A pH-sensitive bilayer hydrogel film was developed using one layer made of gelatin and ZnO nanoparticles incorporated and the second layer made of gellan gum with anthocyanin extracts to monitor fish spoilage [58]. Anthocyanins were extracted from mulberry fruits and their response to pH variations was studied. From pH 2 to 6, they show colors going from light pink to colorless. From pH 7 to 12, anthocyanins change their color from light yellow-green to orange color. The color stability of anthocyanins was improved by using ZnO nanoparticles on the upper layer of the film, acting as a UV-light barrier. Additionally, the bilayer film is suited for electrochemical writing. To monitor fish spoilage, crucian was placed in a box with a lid and a hole was made on it, and the bilayer film was placed covering the hole. Total volatile basic nitrogen (TVB-N) content and color changes were evaluated, showing that after 6 days refrigerated storage, the color changes occurred on the film, going from an initial pink to light green, and finally yellow as a result of the increase in the TVB-N content, which represents the degradation of the fish packaged. The color changes on the film are linked with the production of NH3, which could hydrolyze the hydroxyl group (OH-) present on the hydrogel film and create alkaline conditions. Under these conditions, anthocyanins changed their structure from flavylium ion to a chalcone structure that is noticed by film color changes [51]. The use of nanoparticles improved the stability of the films and did not interfere with NH3-sensing properties. Additionally, the electrochemical writing ability of the films constitutes a green printing technique that allows the display of the information directly on the film, constituting an innovative way to present important information for the consumers. The films developed can act as an intelligent sensor on the detection of fish spoilage [58]. However, no tests were done regarding their antimicrobial and antioxidant activity.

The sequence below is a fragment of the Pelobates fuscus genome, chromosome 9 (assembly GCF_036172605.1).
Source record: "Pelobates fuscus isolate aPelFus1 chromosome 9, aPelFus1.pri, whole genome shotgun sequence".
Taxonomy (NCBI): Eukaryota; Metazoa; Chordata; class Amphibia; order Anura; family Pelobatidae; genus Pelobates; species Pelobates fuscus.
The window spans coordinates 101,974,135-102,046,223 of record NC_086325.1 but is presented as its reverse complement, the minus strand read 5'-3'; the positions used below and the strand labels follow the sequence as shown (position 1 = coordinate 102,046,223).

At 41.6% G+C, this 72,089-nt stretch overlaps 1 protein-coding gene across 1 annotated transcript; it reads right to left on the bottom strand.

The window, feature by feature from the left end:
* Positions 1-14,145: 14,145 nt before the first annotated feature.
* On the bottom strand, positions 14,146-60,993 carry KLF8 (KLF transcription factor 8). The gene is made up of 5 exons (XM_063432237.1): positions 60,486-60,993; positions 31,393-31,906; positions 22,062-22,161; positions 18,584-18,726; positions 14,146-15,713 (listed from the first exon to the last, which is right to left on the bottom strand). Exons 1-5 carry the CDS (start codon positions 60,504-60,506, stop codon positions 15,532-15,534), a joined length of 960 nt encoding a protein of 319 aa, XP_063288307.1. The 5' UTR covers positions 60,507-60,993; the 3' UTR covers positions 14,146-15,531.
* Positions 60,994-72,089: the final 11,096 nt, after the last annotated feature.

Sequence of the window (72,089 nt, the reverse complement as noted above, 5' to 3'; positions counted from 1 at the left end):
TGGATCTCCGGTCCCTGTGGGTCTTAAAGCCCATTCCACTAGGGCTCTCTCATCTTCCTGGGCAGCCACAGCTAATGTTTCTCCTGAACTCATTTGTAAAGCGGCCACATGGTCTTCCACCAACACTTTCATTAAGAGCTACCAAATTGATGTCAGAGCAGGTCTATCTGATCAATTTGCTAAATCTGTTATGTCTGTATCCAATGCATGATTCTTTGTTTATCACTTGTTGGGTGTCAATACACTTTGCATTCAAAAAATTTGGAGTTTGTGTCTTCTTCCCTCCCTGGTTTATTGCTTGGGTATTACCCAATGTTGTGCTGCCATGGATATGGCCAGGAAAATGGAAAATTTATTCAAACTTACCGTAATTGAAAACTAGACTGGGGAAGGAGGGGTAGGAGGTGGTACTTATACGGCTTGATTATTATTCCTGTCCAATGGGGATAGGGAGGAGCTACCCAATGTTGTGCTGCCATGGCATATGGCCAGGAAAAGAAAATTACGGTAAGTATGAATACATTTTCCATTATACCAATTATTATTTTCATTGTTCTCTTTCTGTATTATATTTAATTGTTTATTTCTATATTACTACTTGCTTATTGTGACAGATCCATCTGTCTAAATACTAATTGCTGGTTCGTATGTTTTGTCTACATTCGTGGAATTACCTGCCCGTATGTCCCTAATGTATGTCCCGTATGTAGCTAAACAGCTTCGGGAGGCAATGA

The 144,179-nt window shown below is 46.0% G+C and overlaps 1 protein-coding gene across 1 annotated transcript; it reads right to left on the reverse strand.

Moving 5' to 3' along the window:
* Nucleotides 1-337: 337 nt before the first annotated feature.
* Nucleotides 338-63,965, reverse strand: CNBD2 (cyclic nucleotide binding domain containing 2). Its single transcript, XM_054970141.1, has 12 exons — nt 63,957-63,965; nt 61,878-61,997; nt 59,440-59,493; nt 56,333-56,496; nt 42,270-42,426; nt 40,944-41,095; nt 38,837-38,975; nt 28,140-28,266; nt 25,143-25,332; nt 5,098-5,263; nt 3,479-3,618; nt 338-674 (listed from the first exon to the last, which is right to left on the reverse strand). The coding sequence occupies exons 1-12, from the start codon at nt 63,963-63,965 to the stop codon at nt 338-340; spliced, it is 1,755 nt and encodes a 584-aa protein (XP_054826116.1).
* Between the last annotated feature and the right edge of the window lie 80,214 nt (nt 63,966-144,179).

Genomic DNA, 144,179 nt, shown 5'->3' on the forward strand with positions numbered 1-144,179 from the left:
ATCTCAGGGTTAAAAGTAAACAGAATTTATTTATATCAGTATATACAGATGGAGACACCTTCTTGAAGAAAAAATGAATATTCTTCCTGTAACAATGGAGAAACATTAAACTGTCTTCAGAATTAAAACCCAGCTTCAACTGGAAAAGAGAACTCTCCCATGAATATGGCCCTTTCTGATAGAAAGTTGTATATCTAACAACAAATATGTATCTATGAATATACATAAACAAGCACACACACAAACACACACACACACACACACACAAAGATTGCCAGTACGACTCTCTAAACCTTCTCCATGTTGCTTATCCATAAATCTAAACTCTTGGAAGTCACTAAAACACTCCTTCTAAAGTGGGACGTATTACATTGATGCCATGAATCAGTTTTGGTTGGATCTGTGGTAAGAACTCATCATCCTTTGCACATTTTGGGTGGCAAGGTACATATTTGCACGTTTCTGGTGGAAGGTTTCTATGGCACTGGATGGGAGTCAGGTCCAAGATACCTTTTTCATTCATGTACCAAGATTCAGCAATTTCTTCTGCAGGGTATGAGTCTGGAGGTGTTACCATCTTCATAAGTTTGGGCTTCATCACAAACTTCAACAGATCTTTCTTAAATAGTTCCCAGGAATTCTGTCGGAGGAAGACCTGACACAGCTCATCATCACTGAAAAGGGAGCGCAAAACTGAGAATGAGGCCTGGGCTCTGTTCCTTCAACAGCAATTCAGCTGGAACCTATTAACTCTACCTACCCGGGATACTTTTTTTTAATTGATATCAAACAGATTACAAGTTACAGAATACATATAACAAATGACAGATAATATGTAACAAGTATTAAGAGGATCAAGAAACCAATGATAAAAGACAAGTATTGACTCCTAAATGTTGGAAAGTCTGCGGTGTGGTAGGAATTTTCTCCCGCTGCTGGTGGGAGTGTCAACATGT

The use of anthocyanins as a pH sensor to monitor beef and fish was studied by Vedove and collaborators [59]. Cassava starch sheets were produced by extrusion process with the introduction of anthocyanins during the process. Cassava starch sheets with different concentrations of anthocyanins (5, 10, and 20 mg per 100 g) were then placed on top of a falcon tube and samples of beef and fish were introduced in the tube, kept at 6 °C (beef) and 22 °C (fish), and the changes were evaluated for 3 days. The mechanical and physical properties of the cassava starch sheets were altered by the introduction of anthocyanins, resulting in an increase in swelling, reduction in flexibility and lower hydrophilicity compared to pristine cassava starch samples. As food degradation started, gas was produced (due to TVB-N production), pH increased, and the headspace environment became more alkaline. The gas production causes an hydrolyzation of the anthocyanins present on the cassava starch sheets and consequently, a slight color change occurred. The color change was more intense on the cassava starch sheets with a higher content of anthocyanins on both food products, nevertheless, authors reported that an improvement in the production and formulation is needed since a poor color change can confuse the consumers [59]. No tests were performed in order to evaluate the antimicrobial and antioxidant properties of the films. Anthocyanins extracted from red cabbage and roses were also studied to act as a pH indicator sensor to evaluate meat food spoilage [60]. Anthocyanins were mixed in an agarose solution and left to dry, and the performance of the indicator was evaluated firstly in vitro tests under ammonia production that simulates the meat degradation process, and then in situ in contact with buffalo meat. Once again, a color change occurs, going from red to green when the pH increases, a consequence of the production of volatile nitrogenous compounds that causes a conformational change of the structure of the anthocyanins [81]. Both tests demonstrated the potential of the film to be used as freshness indicator. However, no tests to access the antimicrobial and antioxidant activity were done. Other authors developed pH-sensitive films based on chitin nanofibers and methylcellulose with anthocyanins extracted from barberry (Berberis vulgaris L.) fruits as sensing material [61]. Films were produced by casting method and the anthocyanins extract was introduced in the chitin nanofiber and methylcellulose film solution. To assess the pH-sensitive films capacity and their response under high levels of ammonia, films were introduced on the fish packaging container and evaluated for 72 h. Once again, when the pH environment changed due to ammonia production, a color change from reddish to pale pink was observed indicating food degradation. However, these pH-sensitive films, were tested not only in terms of colorimetric response to the pH change, when facing an ammonia content increase, but also in terms of potential antibacterial and antioxidant activities. It is noteworthy that this is an important feature of smart packaging: the combination of intelligent properties conferred by the color changes provided by anthocyanins as a reaction to food degradation with active properties being important for food preservation. Indeed, films demonstrated to have a strong antioxidant capacity similar to a synthetic antioxidant (BHT). Nevertheless, this latter feature was only accessed on films and not on food products. Moreover, the effect of anthocyanins on the film matrix appeared to improve mechanical, optical, and physical-chemical properties.